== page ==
Influential NYPL children's librarian Anne Carroll Moore was perhaps the highest profile opponent to Bank Street and Brown's here-and-now style. A champion of the fairytale, Moore often butted heads with Brown, and although she had retired by the time Goodnight Moon was published, her successor, Francis Sayers, stayed true to the party line and refused to put the book on shelves. An internal review at the library accused the book of being "an unbearably sentimental piece of work." The Library finally reversed its original decision and began stocking the book in 1973—26 years after it was first published.

7. Other reviews were kinder ...

"Rhythmic, drowsy phrases are set to pictures that complement them perfectly in this new go-to-sleep book for very little children…The sound of the words, the ideas they convey and the pictures combine to lull and reassure when bedtime and darkness come," read the brief New York Times review. The New Yorker called it a "hypnotic bedtime litany."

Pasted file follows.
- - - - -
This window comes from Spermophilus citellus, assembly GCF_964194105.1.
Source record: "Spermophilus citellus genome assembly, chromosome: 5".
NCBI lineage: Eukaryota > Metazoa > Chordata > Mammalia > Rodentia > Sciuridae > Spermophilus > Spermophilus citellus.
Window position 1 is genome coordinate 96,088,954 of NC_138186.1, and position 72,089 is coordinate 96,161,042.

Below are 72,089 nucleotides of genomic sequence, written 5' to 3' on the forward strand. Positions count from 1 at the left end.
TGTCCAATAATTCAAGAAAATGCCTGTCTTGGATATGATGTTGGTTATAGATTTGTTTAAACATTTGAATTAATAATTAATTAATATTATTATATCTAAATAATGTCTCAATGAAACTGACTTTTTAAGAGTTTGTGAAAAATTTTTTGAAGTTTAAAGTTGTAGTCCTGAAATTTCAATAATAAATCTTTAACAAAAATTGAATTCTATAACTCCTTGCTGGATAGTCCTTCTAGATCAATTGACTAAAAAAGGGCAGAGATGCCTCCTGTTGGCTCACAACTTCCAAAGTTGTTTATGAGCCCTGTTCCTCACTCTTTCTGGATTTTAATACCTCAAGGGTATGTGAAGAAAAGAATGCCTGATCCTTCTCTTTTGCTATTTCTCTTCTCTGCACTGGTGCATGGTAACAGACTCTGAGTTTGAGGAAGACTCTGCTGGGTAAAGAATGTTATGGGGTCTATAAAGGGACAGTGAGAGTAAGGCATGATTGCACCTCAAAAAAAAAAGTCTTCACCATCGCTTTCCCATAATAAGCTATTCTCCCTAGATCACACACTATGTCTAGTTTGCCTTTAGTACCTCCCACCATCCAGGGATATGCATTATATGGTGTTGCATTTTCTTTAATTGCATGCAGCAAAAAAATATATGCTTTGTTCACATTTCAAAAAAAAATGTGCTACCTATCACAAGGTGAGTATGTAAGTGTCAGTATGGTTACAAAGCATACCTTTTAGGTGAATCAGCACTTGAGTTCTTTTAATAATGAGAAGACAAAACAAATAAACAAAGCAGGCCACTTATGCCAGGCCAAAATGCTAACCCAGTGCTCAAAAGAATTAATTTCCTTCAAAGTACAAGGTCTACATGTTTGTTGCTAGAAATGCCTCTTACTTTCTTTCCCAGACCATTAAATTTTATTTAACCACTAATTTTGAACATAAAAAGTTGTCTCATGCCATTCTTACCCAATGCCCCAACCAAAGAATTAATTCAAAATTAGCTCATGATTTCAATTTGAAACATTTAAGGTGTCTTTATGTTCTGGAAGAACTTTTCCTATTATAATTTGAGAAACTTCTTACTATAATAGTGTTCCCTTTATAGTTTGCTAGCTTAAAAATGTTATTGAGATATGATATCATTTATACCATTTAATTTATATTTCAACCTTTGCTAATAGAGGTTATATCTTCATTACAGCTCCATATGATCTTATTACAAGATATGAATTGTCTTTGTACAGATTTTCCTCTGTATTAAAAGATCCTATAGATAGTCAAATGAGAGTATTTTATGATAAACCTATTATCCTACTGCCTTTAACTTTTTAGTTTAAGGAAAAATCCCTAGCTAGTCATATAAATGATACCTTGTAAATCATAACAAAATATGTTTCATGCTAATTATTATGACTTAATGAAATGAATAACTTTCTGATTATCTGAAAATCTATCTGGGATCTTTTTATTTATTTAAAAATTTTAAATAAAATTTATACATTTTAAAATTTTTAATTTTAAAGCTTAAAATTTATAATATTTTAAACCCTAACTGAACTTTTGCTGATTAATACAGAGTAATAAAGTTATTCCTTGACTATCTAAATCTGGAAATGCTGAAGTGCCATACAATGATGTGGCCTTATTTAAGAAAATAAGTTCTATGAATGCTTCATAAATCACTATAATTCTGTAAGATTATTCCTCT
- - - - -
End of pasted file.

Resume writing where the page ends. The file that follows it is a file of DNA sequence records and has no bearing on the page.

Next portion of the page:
8. ... Especially over time.

Goodnight Moon sold more than 6000 copies in its first year on the shelves, but in the years that followed, sales averaged just 1500 copies annually. Then, in the early 1950s, the book enjoyed a sudden and dramatic resurgence, selling 4000 in 1955, 8000 in 1960, and 20,000 in 1970. By 2000, total sales topped out at more than 11 million. The book, Writer's Almanac said, became a "word-of-mouth best-seller." A glowing mention in "Child Behavior"—a syndicated parental-advice column that appeared in newspapers across the U.S. in 1953—also helped. It praised the book, saying, "It captures the two-year-old so completely that it seems almost unlawful that you can hypnotize a child off to sleep as easily as you can by reading this small classic."

9. Despite writing one of the most popular children's books of all time, Brown herself never had kids.

And, in fact, never married. In 1946, Brown told Bliven, “Well, I don’t especially like children, either. At least not as a group. I won’t let anybody get away with anything just because he is little.”

It's not an entirely surprising choice for a woman who never really settled down, and took long, solo trips around Europe. But it also may have been a cheerful and cunning deflection away from an unintended absence in her life. In a letter to the Hollins College Alumnae Quarterly in 1945, Brown mocked her more traditional classmates, saying defensively, “How many children have you? I have 50 books.”

10. The royalties were left to a young neighbor.